Finally, the declaration still bears strong traces of its historical roots. What in reality benefits markets is considered a ‘human right’; religious laws, on the other hand, tend to limit free markets by their nature, partly because they aim to prevent total involvement in fulfilment of desires. The declaration attempts ostensibly to protect the family, religious belief and the community, while securing individuals’ rights to act in ways that are destructive of these (consuming alcohol and committing apostasy, for instance). An approach to rights that is based on free-market economics in the end fails to secure individual rights because, when families, religious beliefs and communities disintegrate (or are weakened), individual rights, especially of the young, the elderly, the handicapped and other weaker members of society, are left unprotected.
For the time being, Muslims are forced to seek the protection of human rights because they have allowed Islamic practices, priorities and principles to be trivialised, depoliticised, mocked and discarded. ‘Amr bil ma’ruf (enjoining, encouraging, enforcing good) has come to mean lecturing people about relatively minor shortcomings while ignoring flagrant injustices in the family, the workplace and the government; following the Sunnah (the example of Allah’s Noble Messenger) is understood to mean devotion to rituals, instead of securing others’ rights and fulfilling one’s own duties. In the face of unscrupulous autocrats who flaunt their indifference to human rights and Islamic law alike (such as Mahathir of Malaysia, for example), and of western governments who push ‘democracy’ and ‘human rights’ while allowing industries to produce and sell land-mines and instruments of torture, the Islamic movement must articulate a credible alternative to secular concepts of human rights, and revive the active concern of all Muslims for justice in every arena of human dealing.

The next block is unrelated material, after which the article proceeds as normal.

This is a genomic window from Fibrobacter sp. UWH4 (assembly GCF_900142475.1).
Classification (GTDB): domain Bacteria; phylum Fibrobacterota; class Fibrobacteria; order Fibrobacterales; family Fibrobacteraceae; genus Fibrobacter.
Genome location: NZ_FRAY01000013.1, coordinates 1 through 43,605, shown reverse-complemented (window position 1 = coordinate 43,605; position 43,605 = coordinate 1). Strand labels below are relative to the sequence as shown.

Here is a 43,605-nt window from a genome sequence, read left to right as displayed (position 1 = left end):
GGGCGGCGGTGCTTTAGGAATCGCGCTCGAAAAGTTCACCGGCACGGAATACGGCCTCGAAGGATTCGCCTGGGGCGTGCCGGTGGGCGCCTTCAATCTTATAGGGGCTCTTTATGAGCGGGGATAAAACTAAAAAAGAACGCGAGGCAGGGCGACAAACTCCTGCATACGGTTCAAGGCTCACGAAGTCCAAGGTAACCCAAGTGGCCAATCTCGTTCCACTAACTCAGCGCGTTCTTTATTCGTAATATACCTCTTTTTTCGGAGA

This book, published by the Swedish government, which maintains a carefully cultivated image of being a champion of human rights (and other ‘liberal’, ‘democratic’ principles) in all parts of the world, is a good introduction to the human-rights movement, and its contributors raise many important issues which Muslims must address. But it is written entirely from a western perspective, and fails to raise many issues that Muslim intellectuals, activists and others must address from within an Islamic perspective.
Muslimedia: August 16-31, 1999